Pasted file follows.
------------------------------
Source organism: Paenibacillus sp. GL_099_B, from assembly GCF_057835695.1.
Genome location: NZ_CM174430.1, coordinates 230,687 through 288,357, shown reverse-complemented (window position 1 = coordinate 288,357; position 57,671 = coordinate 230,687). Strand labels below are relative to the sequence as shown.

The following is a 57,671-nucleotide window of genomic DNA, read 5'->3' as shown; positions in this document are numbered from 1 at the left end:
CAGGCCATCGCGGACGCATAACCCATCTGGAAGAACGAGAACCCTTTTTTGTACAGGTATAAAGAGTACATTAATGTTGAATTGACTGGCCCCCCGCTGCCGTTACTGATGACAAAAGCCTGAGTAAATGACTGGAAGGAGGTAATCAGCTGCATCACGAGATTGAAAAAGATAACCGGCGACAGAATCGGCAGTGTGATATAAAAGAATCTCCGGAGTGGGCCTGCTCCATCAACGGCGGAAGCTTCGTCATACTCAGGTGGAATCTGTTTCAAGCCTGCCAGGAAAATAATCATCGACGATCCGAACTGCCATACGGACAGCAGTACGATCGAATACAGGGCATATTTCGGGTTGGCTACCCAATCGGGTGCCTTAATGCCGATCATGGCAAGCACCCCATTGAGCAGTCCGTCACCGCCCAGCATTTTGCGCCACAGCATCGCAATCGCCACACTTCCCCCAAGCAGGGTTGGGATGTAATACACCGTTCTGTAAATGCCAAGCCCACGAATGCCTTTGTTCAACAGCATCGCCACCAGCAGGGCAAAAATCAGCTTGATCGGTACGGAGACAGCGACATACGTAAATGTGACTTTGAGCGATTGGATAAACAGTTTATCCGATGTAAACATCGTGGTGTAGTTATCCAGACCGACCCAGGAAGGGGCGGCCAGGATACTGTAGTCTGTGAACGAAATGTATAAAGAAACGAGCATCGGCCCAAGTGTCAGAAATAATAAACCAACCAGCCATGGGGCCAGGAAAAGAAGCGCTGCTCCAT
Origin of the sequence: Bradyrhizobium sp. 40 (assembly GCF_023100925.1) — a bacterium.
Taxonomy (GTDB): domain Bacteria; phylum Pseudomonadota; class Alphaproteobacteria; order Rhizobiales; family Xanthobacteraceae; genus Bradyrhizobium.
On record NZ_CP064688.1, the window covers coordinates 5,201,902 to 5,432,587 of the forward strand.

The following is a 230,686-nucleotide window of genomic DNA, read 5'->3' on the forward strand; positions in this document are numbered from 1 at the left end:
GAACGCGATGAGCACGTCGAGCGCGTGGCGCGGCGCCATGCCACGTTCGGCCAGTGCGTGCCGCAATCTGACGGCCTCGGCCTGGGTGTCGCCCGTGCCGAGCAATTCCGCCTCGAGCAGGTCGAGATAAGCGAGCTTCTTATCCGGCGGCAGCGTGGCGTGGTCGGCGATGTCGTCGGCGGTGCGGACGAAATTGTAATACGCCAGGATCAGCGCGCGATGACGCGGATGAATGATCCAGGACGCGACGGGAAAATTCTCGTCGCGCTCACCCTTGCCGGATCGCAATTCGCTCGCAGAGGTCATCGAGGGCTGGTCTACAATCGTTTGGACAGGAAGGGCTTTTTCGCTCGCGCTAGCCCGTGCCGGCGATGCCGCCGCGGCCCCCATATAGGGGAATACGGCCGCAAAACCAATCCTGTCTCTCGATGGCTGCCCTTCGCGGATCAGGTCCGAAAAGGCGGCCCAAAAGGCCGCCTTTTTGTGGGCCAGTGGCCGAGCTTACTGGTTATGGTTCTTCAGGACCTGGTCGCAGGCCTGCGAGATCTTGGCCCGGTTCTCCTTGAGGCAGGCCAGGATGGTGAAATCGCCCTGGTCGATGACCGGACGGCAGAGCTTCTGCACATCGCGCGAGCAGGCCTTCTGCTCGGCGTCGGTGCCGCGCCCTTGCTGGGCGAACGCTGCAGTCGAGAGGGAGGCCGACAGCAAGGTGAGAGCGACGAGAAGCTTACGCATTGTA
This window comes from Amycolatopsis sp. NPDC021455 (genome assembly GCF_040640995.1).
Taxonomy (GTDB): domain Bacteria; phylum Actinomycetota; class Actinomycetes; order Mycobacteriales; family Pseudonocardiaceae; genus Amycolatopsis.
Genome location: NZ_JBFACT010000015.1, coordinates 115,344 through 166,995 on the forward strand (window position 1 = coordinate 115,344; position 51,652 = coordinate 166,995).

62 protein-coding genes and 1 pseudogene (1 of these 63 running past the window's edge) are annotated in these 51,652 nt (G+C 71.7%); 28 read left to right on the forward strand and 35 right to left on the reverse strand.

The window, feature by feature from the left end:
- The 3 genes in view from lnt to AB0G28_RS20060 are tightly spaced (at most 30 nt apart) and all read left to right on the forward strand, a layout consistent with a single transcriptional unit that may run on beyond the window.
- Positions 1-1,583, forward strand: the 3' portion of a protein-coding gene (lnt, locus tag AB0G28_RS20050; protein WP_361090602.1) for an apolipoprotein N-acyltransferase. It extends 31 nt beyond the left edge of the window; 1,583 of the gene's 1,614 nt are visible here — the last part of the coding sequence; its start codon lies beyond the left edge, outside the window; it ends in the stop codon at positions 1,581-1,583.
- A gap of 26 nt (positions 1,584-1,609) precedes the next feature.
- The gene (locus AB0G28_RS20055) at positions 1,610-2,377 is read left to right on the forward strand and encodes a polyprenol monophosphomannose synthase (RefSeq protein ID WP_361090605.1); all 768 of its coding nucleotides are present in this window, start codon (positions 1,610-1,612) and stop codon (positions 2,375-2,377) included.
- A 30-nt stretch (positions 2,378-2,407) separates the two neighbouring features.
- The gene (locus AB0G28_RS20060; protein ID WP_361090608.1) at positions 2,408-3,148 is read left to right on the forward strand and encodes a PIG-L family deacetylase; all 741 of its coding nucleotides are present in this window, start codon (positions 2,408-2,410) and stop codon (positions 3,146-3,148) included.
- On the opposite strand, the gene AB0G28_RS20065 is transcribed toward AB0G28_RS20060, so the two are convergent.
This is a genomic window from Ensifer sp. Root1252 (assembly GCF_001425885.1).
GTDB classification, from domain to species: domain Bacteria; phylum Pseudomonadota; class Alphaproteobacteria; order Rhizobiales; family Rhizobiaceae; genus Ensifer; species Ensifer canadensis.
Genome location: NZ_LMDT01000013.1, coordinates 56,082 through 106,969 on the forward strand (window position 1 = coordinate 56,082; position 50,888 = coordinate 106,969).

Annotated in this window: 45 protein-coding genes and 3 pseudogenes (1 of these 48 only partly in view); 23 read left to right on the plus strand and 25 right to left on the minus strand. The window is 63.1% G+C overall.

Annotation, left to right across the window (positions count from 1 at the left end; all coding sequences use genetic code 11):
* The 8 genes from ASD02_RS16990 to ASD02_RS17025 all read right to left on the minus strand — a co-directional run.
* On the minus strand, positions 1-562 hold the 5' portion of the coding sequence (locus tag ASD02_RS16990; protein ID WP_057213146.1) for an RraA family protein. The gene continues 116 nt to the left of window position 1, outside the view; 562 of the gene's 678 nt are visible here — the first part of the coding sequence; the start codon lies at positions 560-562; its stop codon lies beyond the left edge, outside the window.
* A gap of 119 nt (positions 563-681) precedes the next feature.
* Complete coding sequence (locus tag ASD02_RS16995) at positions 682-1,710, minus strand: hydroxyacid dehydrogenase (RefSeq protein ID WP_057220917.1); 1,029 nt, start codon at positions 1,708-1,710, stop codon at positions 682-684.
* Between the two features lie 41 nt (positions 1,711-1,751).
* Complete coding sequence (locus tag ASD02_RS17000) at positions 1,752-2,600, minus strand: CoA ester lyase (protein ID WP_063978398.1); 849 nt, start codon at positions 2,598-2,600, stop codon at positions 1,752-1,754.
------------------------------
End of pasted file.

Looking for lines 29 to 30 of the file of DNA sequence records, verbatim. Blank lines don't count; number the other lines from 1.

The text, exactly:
* A gap of 119 nt (positions 563-681) precedes the next feature.
* Complete coding sequence (locus tag ASD02_RS16995) at positions 682-1,710, minus strand: hydroxyacid dehydrogenase (RefSeq protein ID WP_057220917.1); 1,029 nt, start codon at positions 1,708-1,710, stop codon at positions 682-684.